U.S., China to Resume Trade Talks as Tariffs Bite

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The U.S. side will be lead by Under Secretary of the Treasury for International Affairs David Malpass.

Beijing and Washington started the trade war in July this year each imposing 25 percent tariffs on $34 billion of each other's exports.

Invited by the U.S., the delegation, headed by Commerce Vice Minister Wang Shouwen, will meet with a team of negotiators led by David Malpass, undersecretary for global affairs of the U.S. Treasury Department, the Ministry of Commerce said in a statement (link in Chinese).

Liu Weidong, a U.S. affairs expert at the Chinese Academy of Social Sciences, said a key aspect of Wang's visit was to check whether further formal dialogue between the two nations was possible.

Traders are also saying that short sellers are paring positions in response to the news that Beijing will be sending a delegation to Washington in late August to try to resolve the trade dispute between the world's two largest economies.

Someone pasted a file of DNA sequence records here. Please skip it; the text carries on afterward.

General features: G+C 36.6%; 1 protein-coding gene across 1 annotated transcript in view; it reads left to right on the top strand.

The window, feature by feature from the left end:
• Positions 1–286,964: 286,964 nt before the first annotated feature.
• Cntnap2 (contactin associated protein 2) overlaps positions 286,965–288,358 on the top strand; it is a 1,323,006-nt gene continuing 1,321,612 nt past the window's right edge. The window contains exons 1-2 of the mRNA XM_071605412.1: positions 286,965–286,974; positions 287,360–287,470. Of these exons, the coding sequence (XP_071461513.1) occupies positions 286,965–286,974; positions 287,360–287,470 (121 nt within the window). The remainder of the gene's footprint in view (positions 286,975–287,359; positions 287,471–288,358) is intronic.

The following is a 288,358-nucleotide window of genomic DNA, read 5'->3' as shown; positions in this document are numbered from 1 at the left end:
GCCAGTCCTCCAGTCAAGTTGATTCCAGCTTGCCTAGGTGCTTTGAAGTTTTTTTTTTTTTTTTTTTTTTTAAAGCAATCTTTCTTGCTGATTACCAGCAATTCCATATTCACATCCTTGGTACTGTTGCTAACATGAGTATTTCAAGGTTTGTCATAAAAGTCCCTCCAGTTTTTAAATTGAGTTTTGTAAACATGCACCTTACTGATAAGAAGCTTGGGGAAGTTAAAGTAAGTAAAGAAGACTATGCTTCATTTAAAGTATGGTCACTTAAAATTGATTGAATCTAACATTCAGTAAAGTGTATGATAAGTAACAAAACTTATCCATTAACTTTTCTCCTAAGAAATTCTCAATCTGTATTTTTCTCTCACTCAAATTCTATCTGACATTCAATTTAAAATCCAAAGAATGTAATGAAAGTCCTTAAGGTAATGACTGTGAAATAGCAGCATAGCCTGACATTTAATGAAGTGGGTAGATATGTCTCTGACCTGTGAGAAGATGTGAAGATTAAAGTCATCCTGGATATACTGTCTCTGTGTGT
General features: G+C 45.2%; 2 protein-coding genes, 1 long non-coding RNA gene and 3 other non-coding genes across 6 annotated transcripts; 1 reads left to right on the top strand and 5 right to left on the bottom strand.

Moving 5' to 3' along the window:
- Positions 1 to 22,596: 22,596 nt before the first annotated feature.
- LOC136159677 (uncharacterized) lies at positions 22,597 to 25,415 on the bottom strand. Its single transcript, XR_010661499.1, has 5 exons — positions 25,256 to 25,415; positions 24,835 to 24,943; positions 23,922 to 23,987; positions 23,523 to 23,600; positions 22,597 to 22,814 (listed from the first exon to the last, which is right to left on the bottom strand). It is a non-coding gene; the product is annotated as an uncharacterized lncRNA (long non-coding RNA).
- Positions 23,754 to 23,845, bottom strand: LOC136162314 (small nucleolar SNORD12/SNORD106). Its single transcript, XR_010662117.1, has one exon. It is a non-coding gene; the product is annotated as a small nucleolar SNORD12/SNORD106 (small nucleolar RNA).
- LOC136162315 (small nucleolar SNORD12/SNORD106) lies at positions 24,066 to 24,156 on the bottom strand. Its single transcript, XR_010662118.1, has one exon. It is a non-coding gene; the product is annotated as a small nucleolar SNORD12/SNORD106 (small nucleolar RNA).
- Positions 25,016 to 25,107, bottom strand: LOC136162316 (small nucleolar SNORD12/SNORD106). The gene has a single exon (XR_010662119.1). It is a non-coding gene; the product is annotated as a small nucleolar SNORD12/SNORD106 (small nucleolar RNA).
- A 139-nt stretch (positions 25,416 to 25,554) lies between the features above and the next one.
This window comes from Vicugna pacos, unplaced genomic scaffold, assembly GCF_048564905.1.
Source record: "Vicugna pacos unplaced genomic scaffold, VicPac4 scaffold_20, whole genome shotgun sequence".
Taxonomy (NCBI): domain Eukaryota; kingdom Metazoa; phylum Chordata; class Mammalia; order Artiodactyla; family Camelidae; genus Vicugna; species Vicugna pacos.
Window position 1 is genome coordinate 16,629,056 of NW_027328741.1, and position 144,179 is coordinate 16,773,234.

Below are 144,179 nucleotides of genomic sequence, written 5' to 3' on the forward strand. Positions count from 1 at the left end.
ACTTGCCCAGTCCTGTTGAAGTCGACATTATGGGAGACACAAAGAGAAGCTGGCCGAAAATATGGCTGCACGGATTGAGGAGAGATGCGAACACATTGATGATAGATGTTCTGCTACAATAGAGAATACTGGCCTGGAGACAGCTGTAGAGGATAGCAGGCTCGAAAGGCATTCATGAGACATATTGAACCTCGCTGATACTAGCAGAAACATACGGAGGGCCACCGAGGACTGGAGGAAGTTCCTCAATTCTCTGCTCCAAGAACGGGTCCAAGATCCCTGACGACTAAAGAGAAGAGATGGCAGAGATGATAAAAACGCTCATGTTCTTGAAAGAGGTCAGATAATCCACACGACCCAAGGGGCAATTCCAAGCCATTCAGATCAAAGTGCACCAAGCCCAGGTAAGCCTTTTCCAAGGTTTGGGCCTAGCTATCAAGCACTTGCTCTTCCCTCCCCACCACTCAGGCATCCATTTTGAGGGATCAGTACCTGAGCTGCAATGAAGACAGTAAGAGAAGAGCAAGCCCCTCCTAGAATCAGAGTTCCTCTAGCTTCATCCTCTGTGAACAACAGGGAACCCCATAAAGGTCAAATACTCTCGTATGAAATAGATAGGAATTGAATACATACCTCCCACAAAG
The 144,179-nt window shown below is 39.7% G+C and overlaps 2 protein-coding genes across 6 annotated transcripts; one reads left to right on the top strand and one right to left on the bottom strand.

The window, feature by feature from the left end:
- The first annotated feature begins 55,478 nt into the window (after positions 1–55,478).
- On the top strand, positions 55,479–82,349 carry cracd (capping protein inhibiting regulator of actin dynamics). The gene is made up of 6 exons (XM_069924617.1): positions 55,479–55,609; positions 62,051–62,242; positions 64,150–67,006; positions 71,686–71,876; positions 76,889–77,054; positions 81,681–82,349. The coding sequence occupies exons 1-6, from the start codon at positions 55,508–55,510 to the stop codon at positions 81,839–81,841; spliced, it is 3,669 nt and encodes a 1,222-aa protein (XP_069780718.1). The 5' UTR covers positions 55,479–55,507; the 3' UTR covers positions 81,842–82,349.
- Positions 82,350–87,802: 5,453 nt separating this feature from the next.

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U.S. West Texas Intermediate and international-benchmark Brent crude oil futures are trading slightly lower on Thursday. Wang is also the deputy China worldwide trade representative.

News of the upcoming talks helped Chinese stocks stem losses.

Prices of Chinese farm goods fell amid hopes that supplies of United States soybeans, used to make cooking oil and animal feed, may resume if talks bring an end to the dispute.

The meeting would end what had been a lull in talks between the two sides, but it is unclear whether it will take place before or after August 23, when Washington is due to activate additional tariffs on $16 billion of Chinese goods. Separately, China has said it is prepared to put additional tariffs on 5,207 goods imported from the United States with a total value of $60 billion, ranging from liquefied natural gas to some aircraft. Earlier this month, China announced a list of $60 billion worth of USA imports it plans to apply tariffs on, after Trump ordered officials to consider imposing a 25 percent tax on $200 billion worth of Chinese goods, up from an initial 10 percent rate. But Trump backed away from the agreement and the two nations have been locked in a tit-for-tat trade war ever since.

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